Prostate Problems in Dogs

Prostate problems in dogs are primarily a problem in middle-aged to older male dogs that have not been neutered.

The prostate gland is a bi-lobed structure that lies within the pelvis just behind the bladder and directly below the rectum in a male dog. The prostate is classified as an accessory sex gland and produces fluid that protects the sperm and makes up a large percentage of the seminal fluid.

The prostate starts to develop before the dog reaches puberty and grows to its maximum size by the time the dog is two years old. From then on, the male hormone testosterone and/or various disease conditions determine its size.

Benign prostatic hyperplasia
The most common prostate problem is benign prostatic hypertrophy. More than 80% of dogs older than five years suffer of a benign enlargement of the prostate. With age the gland slowly enlarges under the influence of testosterone. Cysts may also develop inside the gland, which add to the enlargement problem. While at first it's rarely painful, eventually problems with defecation result in inflammation and pain.

The most common symptoms of an enlarged prostate in dogs include difficulties in urination and constipation or difficulties when excreting feces.

The prostate gland lies right below the rectum within the pelvis, therefore, when the prostate increases in size, it gradually expands backward and may eventually obstruct the rectum, causing constipation and straining while defecating.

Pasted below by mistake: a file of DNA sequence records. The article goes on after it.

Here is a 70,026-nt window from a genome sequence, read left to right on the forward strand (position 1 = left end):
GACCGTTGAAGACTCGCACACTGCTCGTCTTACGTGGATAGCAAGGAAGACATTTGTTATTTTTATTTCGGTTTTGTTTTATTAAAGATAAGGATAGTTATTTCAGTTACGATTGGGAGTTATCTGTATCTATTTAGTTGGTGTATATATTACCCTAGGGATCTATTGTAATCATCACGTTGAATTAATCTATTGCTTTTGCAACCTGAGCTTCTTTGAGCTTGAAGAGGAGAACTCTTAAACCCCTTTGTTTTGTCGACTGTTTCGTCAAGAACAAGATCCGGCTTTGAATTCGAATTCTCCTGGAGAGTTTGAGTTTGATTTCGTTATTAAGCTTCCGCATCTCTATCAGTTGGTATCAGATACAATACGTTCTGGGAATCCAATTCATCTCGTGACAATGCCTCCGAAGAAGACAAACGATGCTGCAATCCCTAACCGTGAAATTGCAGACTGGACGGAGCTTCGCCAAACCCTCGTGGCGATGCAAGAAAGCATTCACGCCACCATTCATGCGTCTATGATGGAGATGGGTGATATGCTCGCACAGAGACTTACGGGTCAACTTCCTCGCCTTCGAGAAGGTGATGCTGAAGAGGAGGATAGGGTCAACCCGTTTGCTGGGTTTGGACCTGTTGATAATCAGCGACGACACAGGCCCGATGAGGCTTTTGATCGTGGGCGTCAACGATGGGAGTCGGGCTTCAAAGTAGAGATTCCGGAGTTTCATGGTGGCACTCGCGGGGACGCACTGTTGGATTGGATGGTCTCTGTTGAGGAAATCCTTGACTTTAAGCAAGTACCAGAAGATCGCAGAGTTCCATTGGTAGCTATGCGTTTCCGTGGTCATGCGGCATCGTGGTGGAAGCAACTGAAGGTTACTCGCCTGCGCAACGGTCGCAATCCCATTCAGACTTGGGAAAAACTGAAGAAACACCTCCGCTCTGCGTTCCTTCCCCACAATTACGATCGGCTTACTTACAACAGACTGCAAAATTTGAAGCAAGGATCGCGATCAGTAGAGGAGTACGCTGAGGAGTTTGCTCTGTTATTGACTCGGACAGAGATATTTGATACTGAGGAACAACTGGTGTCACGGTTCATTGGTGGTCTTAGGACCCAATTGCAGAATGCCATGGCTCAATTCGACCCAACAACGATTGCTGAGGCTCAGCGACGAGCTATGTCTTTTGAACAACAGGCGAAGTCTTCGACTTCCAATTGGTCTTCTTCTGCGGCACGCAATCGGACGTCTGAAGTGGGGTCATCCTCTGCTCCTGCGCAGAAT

Rarely, the prostate pushes forward and presses on the urethra, causing straining during urination. Blood in the urine can be a sign of benign prostatic hyperplasia.

If prostate disease is suspected the vet will insert a gloved finger into the rectum and palpate (examine) the prostate. Size, consistency, symmetry, shape and signs of any pain can be determined in most dogs. However, in some, the prostate will, as it enlarges, fall back into the abdomen and be hard to feel. In these cases X-rays or ultrasound scans will be used to assist the diagnostic process. Urine samples can be useful to look at for evidence of infection, inflammation or cancer cells.

In almost all cases of hypertrophy (enlargement) in the entire male, castration is the treatment of choice for dogs who are not intended for breeding. A significant decrease in the size of the prostate gland occurs shortly after neutering.

An alternative to surgical neutering is a chemical castration, for example by means of Suprelorin®, a small implant (similar size to a microchip) that contains the active ingredient deslorelin, that slowly dissolves and stops the production of the sexual hormones and causes the testicles to shrink. It is effective for about 6 months whereafter the treatment will have to be repeated. If treatment is stopped, the testicles will recover and full fertility will return within about 9 months.

Caution: In Hunden of October 2012, the Danish Kennel Club (DKK) has announced that they regard chemical/medical castration of dogs as doping as it has a documented effect on the aggression between males. Such males may therefore not participate in conformation shows or working trials arranged by DKK as long as they are under the influene of this treatment. Males with clearly shrunken testicles will be considered as being under the influence of Deslorelin® even though more than 6 or 12 months have elapsed since the last treatment.
Surgically castrated males, on the other hand, are not excluded from shows or trials provided the owner/handler can produce a veterinary certificate.